I spent fall 2016 studying abroad in Seville, Spain. From across the ocean, I watched as President Donald Trump was elected. I listened to Spaniards quote satirical “Simpsons” episodes, making fun of Americans. I weathered all the American stereotypes thrown at me. Now I’m back, and being an American feels different. Here are some of my observations.

Toward the end of the 15th century, Queen Isabel of Castile and King Filipe of Aragon united their kingdoms in the Iberian Peninsula through their marriage, creating the beginnings of modern-day Spain. These monarchs defeated the last of the Moorish kings in Granada, finally expelling any Muslim influence from Spain and financed Christopher Columbus’s voyage toward the East Indies, on which he discovered the Americas.

In the centuries that followed, Spain would come to dominate the New World, with colonies spreading from the southern half of present-day U.S. to the tip of South America. At one point in time, Spain controlled the majority of the New World, most of the Old World, strategic ports along the shoreline of Africa and had major commercial control in Asia. With gold and silver pouring in from the mines in the Americas, Spain was the world’s superpower.

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But soon after, the Dutch started utilizing a financial system that facilitated investment and the growth of huge companies, beginning the creation a worldwide commercial empire. The British came to dominate international trade and colonization, the French surged in power and the Protestant Reformation undermined the authority of the Pope and the Catholic Charles V. The Spanish monarchy plunged into debt because of the numerous wars it waged, desperately trying to hold onto power. By 1830, Spain had lost the majority of its American colonies.

The empire had fallen.

Spanish people today live with this knowledge of their history, the pride in the great Spanish Empire and the knowledge empires can and do fall.

Americans, on the other hand, are living during the days of their empire. Since the end of World War II, the U.S. has dominated world trade and international politics. We have the largest economy and the most powerful military in the world. We view ourselves as the defenders of democracy and the leader of the free world. We like to think of ourselves as the world’s superpower, its moral authority and its policeman.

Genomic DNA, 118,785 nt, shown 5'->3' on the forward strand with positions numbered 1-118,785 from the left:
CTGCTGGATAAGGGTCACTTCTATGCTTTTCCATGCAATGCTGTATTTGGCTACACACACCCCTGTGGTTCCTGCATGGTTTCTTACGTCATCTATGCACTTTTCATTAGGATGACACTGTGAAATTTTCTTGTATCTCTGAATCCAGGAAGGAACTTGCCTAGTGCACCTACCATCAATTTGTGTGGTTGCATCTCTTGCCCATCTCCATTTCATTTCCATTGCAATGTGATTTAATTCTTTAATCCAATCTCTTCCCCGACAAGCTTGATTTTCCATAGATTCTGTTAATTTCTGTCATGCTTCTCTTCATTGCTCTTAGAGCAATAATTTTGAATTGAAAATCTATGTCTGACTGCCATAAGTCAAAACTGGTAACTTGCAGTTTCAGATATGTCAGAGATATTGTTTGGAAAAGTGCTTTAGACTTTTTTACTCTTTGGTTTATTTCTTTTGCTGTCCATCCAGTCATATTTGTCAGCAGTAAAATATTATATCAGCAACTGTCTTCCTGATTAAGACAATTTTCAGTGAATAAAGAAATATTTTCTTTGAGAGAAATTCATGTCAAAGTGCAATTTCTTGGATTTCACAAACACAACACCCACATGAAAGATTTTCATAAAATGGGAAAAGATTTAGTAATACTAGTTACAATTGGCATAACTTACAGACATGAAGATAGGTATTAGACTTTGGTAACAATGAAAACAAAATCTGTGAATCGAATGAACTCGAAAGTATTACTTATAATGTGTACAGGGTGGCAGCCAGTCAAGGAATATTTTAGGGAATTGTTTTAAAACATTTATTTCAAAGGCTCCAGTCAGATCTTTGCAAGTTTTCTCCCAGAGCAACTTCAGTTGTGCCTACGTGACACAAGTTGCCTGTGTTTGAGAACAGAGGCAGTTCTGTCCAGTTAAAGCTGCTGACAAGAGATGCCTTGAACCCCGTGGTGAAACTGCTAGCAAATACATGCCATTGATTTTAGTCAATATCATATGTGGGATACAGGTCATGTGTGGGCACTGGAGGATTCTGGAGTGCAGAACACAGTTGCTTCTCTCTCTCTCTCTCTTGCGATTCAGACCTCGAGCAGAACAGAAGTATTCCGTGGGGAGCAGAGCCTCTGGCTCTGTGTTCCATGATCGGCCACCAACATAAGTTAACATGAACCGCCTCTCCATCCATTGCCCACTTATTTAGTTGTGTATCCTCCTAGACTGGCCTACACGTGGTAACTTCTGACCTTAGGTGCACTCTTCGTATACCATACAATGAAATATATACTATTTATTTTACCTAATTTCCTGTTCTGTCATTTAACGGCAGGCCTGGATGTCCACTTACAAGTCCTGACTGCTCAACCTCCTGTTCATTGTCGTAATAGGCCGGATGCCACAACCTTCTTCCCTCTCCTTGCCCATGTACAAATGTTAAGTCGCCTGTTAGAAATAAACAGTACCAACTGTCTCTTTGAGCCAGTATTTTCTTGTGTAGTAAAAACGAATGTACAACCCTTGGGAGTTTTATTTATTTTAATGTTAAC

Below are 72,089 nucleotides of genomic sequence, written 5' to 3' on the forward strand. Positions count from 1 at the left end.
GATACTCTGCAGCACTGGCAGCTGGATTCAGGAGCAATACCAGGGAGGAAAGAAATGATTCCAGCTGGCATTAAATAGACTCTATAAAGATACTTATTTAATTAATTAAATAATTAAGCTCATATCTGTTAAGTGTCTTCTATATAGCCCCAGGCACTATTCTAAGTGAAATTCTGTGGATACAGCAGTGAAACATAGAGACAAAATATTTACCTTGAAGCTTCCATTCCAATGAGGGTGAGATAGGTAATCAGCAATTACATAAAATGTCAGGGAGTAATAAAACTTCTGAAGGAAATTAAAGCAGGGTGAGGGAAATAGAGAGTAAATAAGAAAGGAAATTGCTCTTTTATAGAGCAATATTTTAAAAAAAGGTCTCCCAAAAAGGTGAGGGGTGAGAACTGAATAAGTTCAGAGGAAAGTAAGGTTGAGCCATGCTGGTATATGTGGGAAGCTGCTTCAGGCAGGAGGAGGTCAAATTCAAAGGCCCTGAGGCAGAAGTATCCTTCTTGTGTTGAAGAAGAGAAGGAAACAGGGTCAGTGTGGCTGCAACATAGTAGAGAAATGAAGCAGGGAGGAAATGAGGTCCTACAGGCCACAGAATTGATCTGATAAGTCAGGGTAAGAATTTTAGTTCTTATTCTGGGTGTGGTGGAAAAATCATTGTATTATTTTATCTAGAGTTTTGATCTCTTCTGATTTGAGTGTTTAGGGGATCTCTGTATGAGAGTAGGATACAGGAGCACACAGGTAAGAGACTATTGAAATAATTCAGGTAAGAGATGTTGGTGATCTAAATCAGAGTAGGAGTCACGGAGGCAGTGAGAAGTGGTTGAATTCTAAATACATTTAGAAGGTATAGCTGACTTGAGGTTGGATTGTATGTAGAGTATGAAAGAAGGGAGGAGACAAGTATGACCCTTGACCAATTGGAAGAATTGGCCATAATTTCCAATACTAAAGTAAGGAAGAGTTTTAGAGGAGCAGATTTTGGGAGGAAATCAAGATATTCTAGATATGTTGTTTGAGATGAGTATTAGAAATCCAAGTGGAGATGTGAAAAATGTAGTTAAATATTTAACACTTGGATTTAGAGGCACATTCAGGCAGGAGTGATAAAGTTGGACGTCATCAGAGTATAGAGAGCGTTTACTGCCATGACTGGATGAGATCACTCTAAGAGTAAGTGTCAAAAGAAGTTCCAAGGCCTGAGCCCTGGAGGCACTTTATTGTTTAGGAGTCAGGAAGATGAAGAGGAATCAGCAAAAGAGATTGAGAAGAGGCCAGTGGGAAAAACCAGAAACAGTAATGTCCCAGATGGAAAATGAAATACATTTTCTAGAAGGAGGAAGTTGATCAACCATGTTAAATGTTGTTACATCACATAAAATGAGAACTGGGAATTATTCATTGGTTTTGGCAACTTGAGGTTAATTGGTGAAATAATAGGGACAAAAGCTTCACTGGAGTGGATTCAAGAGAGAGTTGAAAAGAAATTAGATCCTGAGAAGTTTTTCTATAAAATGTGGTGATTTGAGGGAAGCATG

Our history lessons depict colonial America as a great nation in its infancy; 19th century America has a nation of hardy, steadfast explorers conquering the continent and our manifest destiny; and 20th century America as the reluctant but powerful ally bringing peace and the end to the world wars.

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Our news is self-centered, focused largely on President Donald Trump and framing international affairs in terms of the U.S. response. We know little of the world beyond our borders, we don’t bother to learn another language and we resent any implication we are losing our power. Americans fear the massive growth of the Chinese economy and ignore evidence our educational system is falling behind. We demonstrate American pride and nationalistic spirit even when American actions or accomplishments don’t warrant it.

We could use a history lesson in what happens to empires. The Greek, the Roman, the Ottoman, the Spanish, the British, and the Soviet empires all came crashing down. Our place at the top of the world order is temporary.

We need to balance American pride with realism, to understand our economy and military afford us with global influence but not absolute power. We need to accept the end of American hegemony with grace and the foresight to adapt in a more egalitarian, globalized world.

Teresa Turco ([email protected]is a junior majoring in psychology and economics.